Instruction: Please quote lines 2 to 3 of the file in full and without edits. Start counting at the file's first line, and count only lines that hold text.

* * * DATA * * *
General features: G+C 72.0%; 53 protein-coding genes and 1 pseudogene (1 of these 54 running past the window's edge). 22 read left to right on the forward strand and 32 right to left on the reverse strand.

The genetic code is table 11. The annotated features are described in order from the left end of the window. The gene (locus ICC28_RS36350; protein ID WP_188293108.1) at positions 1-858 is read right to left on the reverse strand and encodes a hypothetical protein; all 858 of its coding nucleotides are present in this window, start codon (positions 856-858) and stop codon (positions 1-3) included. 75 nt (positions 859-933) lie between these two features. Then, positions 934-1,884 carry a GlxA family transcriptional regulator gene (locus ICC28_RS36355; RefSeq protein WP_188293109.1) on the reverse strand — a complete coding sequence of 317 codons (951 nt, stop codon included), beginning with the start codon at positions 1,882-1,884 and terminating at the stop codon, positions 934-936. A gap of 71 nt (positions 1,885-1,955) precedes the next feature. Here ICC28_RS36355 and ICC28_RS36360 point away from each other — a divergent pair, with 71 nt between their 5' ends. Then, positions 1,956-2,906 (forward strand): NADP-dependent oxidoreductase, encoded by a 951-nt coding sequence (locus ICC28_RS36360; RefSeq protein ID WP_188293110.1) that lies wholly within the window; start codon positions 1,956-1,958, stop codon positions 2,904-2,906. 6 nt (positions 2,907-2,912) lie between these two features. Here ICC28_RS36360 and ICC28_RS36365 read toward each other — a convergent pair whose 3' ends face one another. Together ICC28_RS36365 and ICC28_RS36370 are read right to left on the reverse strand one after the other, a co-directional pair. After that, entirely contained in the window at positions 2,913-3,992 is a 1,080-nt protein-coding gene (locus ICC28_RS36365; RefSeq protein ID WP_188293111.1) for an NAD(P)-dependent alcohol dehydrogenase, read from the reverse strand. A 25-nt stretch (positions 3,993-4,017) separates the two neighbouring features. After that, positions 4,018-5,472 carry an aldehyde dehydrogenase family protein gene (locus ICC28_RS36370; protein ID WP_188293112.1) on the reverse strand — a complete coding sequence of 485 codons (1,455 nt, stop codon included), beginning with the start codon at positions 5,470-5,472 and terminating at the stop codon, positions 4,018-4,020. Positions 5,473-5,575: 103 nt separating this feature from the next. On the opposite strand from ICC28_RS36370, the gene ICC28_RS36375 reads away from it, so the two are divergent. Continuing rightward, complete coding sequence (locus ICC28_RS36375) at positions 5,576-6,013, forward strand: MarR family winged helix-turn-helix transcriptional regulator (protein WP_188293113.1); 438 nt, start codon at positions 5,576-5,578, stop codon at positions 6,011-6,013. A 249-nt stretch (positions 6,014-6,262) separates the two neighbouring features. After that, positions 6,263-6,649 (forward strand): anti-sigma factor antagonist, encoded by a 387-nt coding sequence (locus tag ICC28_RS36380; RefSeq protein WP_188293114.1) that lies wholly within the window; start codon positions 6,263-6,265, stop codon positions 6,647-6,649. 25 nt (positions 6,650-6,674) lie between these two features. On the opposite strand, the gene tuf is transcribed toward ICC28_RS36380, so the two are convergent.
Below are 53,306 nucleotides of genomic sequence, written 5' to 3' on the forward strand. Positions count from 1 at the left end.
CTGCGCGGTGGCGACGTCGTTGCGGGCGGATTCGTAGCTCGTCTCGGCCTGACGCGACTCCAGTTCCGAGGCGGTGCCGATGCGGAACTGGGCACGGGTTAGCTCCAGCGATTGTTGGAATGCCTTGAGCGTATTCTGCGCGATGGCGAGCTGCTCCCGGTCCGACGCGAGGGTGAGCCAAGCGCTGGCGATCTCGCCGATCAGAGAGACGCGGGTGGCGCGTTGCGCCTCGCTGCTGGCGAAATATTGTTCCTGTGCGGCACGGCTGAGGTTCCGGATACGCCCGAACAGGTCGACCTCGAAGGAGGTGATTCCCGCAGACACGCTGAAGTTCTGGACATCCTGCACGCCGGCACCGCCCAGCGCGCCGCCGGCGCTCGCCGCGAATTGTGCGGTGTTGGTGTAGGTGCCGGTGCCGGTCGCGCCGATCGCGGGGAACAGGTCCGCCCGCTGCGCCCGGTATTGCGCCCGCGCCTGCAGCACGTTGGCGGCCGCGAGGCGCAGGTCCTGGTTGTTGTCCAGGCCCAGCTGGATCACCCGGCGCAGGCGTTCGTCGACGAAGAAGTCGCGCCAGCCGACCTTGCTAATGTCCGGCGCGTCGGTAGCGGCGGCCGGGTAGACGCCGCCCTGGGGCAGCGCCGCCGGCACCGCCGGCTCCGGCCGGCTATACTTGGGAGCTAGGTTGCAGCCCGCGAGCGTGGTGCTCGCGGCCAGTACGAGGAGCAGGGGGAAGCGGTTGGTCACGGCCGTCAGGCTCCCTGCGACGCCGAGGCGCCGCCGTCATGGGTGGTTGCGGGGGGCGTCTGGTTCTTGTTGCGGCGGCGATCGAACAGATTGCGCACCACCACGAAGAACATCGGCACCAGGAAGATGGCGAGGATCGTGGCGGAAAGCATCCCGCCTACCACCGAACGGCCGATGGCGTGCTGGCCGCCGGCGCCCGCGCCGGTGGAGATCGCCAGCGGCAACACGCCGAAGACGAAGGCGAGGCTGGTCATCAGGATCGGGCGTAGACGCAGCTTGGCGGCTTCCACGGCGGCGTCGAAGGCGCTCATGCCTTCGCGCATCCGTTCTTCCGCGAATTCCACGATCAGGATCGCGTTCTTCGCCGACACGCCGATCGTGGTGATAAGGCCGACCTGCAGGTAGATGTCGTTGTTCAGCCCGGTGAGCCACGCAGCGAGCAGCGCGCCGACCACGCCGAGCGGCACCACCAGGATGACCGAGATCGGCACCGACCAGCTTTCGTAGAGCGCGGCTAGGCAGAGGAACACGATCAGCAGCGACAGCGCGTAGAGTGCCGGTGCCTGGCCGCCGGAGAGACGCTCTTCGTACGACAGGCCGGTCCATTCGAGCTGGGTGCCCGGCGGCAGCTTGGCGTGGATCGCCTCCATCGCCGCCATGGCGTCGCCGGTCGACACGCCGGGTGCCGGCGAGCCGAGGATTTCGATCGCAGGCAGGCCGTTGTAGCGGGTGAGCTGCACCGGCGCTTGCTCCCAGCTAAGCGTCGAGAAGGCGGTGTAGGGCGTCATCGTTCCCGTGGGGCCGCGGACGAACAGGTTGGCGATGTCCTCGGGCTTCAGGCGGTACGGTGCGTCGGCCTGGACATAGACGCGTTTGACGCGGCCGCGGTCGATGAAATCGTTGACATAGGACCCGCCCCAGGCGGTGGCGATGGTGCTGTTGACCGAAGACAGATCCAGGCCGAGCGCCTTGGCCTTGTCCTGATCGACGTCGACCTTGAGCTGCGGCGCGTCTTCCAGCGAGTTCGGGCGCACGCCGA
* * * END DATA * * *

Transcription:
The genetic code is table 11. The annotated features are described in order from the left end of the window. The gene (locus ICC28_RS36350; protein ID WP_188293108.1) at positions 1-858 is read right to left on the reverse strand and encodes a hypothetical protein; all 858 of its coding nucleotides are present in this window, start codon (positions 856-858) and stop codon (positions 1-3) included. 75 nt (positions 859-933) lie between these two features. Then, positions 934-1,884 carry a GlxA family transcriptional regulator gene (locus ICC28_RS36355; RefSeq protein WP_188293109.1) on the reverse strand — a complete coding sequence of 317 codons (951 nt, stop codon included), beginning with the start codon at positions 1,882-1,884 and terminating at the stop codon, positions 934-936. A gap of 71 nt (positions 1,885-1,955) precedes the next feature. Here ICC28_RS36355 and ICC28_RS36360 point away from each other — a divergent pair, with 71 nt between their 5' ends. Then, positions 1,956-2,906 (forward strand): NADP-dependent oxidoreductase, encoded by a 951-nt coding sequence (locus ICC28_RS36360; RefSeq protein ID WP_188293110.1) that lies wholly within the window; start codon positions 1,956-1,958, stop codon positions 2,904-2,906. 6 nt (positions 2,907-2,912) lie between these two features. Here ICC28_RS36360 and ICC28_RS36365 read toward each other — a convergent pair whose 3' ends face one another. Together ICC28_RS36365 and ICC28_RS36370 are read right to left on the reverse strand one after the other, a co-directional pair. After that, entirely contained in the window at positions 2,913-3,992 is a 1,080-nt protein-coding gene (locus ICC28_RS36365; RefSeq protein ID WP_188293111.1) for an NAD(P)-dependent alcohol dehydrogenase, read from the reverse strand. A 25-nt stretch (positions 3,993-4,017) separates the two neighbouring features. After that, positions 4,018-5,472 carry an aldehyde dehydrogenase family protein gene (locus ICC28_RS36370; protein ID WP_188293112.1) on the reverse strand — a complete coding sequence of 485 codons (1,455 nt, stop codon included), beginning with the start codon at positions 5,470-5,472 and terminating at the stop codon, positions 4,018-4,020. Positions 5,473-5,575: 103 nt separating this feature from the next. On the opposite strand from ICC28_RS36370, the gene ICC28_RS36375 reads away from it, so the two are divergent. Continuing rightward, complete coding sequence (locus ICC28_RS36375) at positions 5,576-6,013, forward strand: MarR family winged helix-turn-helix transcriptional regulator (protein WP_188293113.1); 438 nt, start codon at positions 5,576-5,578, stop codon at positions 6,011-6,013. A 249-nt stretch (positions 6,014-6,262) separates the two neighbouring features. After that, positions 6,263-6,649 (forward strand): anti-sigma factor antagonist, encoded by a 387-nt coding sequence (locus tag ICC28_RS36380; RefSeq protein WP_188293114.1) that lies wholly within the window; start codon positions 6,263-6,265, stop codon positions 6,647-6,649. 25 nt (positions 6,650-6,674) lie between these two features. On the opposite strand, the gene tuf is transcribed toward ICC28_RS36380, so the two are convergent.
Below are 53,306 nucleotides of genomic sequence, written 5' to 3' on the forward strand. Positions count from 1 at the left end.